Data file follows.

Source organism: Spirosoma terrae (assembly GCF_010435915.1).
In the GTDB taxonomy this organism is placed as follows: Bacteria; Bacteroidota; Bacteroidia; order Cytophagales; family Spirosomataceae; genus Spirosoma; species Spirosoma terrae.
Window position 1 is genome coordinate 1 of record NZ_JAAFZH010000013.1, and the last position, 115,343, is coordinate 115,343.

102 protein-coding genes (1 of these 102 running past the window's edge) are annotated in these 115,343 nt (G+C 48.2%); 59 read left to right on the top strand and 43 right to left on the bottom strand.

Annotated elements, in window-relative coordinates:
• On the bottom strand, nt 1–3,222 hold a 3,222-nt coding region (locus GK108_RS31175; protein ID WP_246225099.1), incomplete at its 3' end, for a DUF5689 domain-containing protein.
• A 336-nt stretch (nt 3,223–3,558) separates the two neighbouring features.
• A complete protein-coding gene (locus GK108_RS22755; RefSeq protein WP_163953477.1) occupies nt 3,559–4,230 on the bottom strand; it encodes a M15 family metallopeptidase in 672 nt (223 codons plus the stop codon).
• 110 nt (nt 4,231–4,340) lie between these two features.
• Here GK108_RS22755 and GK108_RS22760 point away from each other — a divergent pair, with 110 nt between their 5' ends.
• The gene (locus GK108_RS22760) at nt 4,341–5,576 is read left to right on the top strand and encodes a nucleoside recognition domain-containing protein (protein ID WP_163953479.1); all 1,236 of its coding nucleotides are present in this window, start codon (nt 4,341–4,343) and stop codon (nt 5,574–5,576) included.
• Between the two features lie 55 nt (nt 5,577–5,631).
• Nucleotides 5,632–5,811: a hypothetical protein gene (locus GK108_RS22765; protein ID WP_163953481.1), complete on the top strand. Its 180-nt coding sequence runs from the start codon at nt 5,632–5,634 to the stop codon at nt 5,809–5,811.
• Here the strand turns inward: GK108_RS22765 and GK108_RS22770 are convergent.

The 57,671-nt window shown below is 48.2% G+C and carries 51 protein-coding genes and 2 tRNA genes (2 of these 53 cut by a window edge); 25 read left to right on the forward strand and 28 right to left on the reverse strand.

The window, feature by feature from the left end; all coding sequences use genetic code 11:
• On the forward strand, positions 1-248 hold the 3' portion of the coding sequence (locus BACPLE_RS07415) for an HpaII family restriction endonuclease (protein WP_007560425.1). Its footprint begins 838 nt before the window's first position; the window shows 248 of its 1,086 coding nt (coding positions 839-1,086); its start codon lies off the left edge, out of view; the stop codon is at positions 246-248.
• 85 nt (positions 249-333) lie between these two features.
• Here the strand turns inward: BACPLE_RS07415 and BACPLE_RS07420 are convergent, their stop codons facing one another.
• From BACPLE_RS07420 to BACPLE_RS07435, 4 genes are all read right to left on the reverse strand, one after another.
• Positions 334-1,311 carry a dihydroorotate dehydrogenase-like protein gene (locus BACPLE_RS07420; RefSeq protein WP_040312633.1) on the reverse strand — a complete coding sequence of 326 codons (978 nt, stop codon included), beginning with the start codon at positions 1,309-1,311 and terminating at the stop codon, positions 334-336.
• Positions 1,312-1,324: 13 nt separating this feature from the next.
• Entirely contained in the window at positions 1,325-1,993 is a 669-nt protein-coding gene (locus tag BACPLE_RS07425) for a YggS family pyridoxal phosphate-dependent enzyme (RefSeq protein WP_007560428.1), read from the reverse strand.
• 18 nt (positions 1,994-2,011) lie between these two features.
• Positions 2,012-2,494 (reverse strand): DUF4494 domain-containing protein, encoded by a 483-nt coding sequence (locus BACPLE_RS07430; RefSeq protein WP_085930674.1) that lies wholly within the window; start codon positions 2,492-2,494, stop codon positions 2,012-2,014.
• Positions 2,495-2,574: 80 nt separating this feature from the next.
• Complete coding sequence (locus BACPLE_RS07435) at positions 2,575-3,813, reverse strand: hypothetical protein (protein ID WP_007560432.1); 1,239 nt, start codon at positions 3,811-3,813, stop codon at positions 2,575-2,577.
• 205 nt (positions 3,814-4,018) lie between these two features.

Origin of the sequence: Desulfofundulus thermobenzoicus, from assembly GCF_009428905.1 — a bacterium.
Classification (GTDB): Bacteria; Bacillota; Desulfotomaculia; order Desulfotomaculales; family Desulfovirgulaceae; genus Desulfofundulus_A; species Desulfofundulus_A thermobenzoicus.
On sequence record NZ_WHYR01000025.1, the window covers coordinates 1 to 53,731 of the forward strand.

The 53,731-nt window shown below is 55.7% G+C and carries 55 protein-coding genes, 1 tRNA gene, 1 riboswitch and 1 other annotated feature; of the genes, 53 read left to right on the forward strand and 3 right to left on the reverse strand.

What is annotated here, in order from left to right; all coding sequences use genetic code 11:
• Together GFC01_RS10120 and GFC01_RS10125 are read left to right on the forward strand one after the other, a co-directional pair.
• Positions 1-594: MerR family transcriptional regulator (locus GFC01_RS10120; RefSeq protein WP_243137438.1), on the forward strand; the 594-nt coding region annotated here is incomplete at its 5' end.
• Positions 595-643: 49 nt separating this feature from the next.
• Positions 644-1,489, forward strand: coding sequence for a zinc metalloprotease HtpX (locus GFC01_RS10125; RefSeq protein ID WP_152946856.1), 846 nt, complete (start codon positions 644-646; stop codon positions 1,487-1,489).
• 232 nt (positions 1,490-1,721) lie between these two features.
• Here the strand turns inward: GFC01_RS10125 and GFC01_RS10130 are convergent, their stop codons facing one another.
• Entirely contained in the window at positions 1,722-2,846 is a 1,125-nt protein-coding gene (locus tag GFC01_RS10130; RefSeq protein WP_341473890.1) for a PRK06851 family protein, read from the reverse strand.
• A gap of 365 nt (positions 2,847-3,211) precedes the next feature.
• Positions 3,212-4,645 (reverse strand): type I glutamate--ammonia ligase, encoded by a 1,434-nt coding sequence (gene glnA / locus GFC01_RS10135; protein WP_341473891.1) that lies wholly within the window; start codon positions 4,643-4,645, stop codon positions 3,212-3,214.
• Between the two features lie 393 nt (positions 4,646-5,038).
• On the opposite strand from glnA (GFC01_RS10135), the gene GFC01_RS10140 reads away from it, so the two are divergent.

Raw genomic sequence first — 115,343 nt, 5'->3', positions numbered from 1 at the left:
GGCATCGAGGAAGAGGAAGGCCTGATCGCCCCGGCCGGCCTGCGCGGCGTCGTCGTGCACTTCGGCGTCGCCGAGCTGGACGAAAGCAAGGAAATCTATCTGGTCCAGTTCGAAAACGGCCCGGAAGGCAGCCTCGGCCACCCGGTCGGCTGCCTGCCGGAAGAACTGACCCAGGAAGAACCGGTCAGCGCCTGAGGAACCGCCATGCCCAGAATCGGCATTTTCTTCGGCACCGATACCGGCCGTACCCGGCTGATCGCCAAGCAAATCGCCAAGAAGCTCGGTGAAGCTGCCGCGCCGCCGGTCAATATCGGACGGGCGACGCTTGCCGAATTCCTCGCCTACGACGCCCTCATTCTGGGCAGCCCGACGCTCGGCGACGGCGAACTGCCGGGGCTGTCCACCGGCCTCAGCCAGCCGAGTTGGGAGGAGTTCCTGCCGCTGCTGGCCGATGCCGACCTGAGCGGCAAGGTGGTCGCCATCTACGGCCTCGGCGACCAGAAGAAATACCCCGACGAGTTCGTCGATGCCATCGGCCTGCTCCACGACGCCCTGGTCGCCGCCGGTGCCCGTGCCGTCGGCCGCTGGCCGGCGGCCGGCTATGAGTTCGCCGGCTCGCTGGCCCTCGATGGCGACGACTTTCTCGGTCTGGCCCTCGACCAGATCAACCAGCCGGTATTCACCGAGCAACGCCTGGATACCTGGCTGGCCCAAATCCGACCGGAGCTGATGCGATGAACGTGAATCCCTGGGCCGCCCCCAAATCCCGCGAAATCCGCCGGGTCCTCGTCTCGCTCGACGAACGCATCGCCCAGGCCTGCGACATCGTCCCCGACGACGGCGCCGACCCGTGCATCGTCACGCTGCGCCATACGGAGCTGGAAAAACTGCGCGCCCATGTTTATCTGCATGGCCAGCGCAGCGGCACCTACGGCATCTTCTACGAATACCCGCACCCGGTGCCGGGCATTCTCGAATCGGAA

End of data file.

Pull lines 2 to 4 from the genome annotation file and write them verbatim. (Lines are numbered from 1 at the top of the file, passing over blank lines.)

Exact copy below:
In the GTDB taxonomy this organism is placed as follows: Bacteria; Bacteroidota; Bacteroidia; order Cytophagales; family Spirosomataceae; genus Spirosoma; species Spirosoma terrae.
Window position 1 is genome coordinate 1 of record NZ_JAAFZH010000013.1, and the last position, 115,343, is coordinate 115,343.

102 protein-coding genes (1 of these 102 running past the window's edge) are annotated in these 115,343 nt (G+C 48.2%); 59 read left to right on the top strand and 43 right to left on the bottom strand.